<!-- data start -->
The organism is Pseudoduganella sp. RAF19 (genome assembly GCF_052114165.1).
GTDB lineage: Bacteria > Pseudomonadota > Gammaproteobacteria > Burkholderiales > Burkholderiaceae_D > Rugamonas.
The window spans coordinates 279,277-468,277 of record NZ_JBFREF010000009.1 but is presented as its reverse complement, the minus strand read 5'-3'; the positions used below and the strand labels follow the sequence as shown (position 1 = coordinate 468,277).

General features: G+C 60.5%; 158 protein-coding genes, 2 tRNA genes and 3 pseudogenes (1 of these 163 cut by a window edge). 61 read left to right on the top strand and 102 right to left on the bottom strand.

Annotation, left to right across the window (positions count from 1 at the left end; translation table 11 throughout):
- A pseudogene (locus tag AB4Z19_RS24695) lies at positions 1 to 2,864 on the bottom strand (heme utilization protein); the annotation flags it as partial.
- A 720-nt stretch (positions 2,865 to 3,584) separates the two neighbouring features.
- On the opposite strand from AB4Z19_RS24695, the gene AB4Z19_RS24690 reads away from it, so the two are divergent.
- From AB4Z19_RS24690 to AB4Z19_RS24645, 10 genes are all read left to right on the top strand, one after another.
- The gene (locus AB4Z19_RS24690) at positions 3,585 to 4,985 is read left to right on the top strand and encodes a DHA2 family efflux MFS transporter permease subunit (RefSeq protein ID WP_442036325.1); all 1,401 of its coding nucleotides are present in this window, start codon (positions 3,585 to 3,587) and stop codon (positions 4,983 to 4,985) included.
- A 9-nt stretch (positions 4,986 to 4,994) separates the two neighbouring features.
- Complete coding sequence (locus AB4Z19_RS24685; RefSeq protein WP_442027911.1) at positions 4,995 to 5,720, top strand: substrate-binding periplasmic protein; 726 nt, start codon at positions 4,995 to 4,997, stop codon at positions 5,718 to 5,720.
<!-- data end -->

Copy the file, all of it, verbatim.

The organism is Pseudoduganella sp. RAF19 (genome assembly GCF_052114165.1).
GTDB lineage: Bacteria > Pseudomonadota > Gammaproteobacteria > Burkholderiales > Burkholderiaceae_D > Rugamonas.
The window spans coordinates 279,277-468,277 of record NZ_JBFREF010000009.1 but is presented as its reverse complement, the minus strand read 5'-3'; the positions used below and the strand labels follow the sequence as shown (position 1 = coordinate 468,277).

General features: G+C 60.5%; 158 protein-coding genes, 2 tRNA genes and 3 pseudogenes (1 of these 163 cut by a window edge). 61 read left to right on the top strand and 102 right to left on the bottom strand.

Annotation, left to right across the window (positions count from 1 at the left end; translation table 11 throughout):
- A pseudogene (locus tag AB4Z19_RS24695) lies at positions 1 to 2,864 on the bottom strand (heme utilization protein); the annotation flags it as partial.
- A 720-nt stretch (positions 2,865 to 3,584) separates the two neighbouring features.
- On the opposite strand from AB4Z19_RS24695, the gene AB4Z19_RS24690 reads away from it, so the two are divergent.
- From AB4Z19_RS24690 to AB4Z19_RS24645, 10 genes are all read left to right on the top strand, one after another.
- The gene (locus AB4Z19_RS24690) at positions 3,585 to 4,985 is read left to right on the top strand and encodes a DHA2 family efflux MFS transporter permease subunit (RefSeq protein ID WP_442036325.1); all 1,401 of its coding nucleotides are present in this window, start codon (positions 3,585 to 3,587) and stop codon (positions 4,983 to 4,985) included.
- A 9-nt stretch (positions 4,986 to 4,994) separates the two neighbouring features.
- Complete coding sequence (locus AB4Z19_RS24685; RefSeq protein WP_442027911.1) at positions 4,995 to 5,720, top strand: substrate-binding periplasmic protein; 726 nt, start codon at positions 4,995 to 4,997, stop codon at positions 5,718 to 5,720.